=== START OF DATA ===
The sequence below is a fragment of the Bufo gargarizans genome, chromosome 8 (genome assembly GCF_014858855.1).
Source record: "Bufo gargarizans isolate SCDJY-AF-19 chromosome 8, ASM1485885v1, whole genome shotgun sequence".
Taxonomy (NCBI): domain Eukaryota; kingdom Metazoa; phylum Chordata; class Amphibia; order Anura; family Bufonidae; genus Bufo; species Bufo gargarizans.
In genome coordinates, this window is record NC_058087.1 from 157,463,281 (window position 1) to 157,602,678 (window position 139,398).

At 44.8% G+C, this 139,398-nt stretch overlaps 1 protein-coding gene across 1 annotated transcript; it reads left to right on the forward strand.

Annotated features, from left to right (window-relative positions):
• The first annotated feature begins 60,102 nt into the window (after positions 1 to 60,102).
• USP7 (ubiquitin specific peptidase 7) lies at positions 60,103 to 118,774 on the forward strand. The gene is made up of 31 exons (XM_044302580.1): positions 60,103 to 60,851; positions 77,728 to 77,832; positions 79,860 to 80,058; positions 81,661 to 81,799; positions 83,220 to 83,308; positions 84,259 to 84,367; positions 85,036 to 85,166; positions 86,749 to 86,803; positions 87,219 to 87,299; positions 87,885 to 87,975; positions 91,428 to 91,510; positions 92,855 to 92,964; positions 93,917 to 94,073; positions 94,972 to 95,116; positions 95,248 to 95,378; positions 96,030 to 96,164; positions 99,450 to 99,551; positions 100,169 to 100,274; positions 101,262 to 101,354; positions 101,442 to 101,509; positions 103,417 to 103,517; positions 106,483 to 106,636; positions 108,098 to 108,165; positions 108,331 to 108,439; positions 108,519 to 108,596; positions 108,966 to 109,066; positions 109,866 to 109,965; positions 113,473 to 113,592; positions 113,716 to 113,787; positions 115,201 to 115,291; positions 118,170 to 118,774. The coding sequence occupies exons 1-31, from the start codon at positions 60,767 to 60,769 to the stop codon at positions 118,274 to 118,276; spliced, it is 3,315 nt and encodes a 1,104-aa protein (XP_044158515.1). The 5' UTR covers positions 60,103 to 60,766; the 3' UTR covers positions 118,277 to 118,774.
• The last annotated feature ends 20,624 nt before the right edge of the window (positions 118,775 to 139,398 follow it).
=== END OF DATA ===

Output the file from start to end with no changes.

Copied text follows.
The sequence below is a fragment of the Bufo gargarizans genome, chromosome 8 (genome assembly GCF_014858855.1).
Source record: "Bufo gargarizans isolate SCDJY-AF-19 chromosome 8, ASM1485885v1, whole genome shotgun sequence".
Taxonomy (NCBI): domain Eukaryota; kingdom Metazoa; phylum Chordata; class Amphibia; order Anura; family Bufonidae; genus Bufo; species Bufo gargarizans.
In genome coordinates, this window is record NC_058087.1 from 157,463,281 (window position 1) to 157,602,678 (window position 139,398).

At 44.8% G+C, this 139,398-nt stretch overlaps 1 protein-coding gene across 1 annotated transcript; it reads left to right on the forward strand.

Annotated features, from left to right (window-relative positions):
• The first annotated feature begins 60,102 nt into the window (after positions 1 to 60,102).
• USP7 (ubiquitin specific peptidase 7) lies at positions 60,103 to 118,774 on the forward strand. The gene is made up of 31 exons (XM_044302580.1): positions 60,103 to 60,851; positions 77,728 to 77,832; positions 79,860 to 80,058; positions 81,661 to 81,799; positions 83,220 to 83,308; positions 84,259 to 84,367; positions 85,036 to 85,166; positions 86,749 to 86,803; positions 87,219 to 87,299; positions 87,885 to 87,975; positions 91,428 to 91,510; positions 92,855 to 92,964; positions 93,917 to 94,073; positions 94,972 to 95,116; positions 95,248 to 95,378; positions 96,030 to 96,164; positions 99,450 to 99,551; positions 100,169 to 100,274; positions 101,262 to 101,354; positions 101,442 to 101,509; positions 103,417 to 103,517; positions 106,483 to 106,636; positions 108,098 to 108,165; positions 108,331 to 108,439; positions 108,519 to 108,596; positions 108,966 to 109,066; positions 109,866 to 109,965; positions 113,473 to 113,592; positions 113,716 to 113,787; positions 115,201 to 115,291; positions 118,170 to 118,774. The coding sequence occupies exons 1-31, from the start codon at positions 60,767 to 60,769 to the stop codon at positions 118,274 to 118,276; spliced, it is 3,315 nt and encodes a 1,104-aa protein (XP_044158515.1). The 5' UTR covers positions 60,103 to 60,766; the 3' UTR covers positions 118,277 to 118,774.
• The last annotated feature ends 20,624 nt before the right edge of the window (positions 118,775 to 139,398 follow it).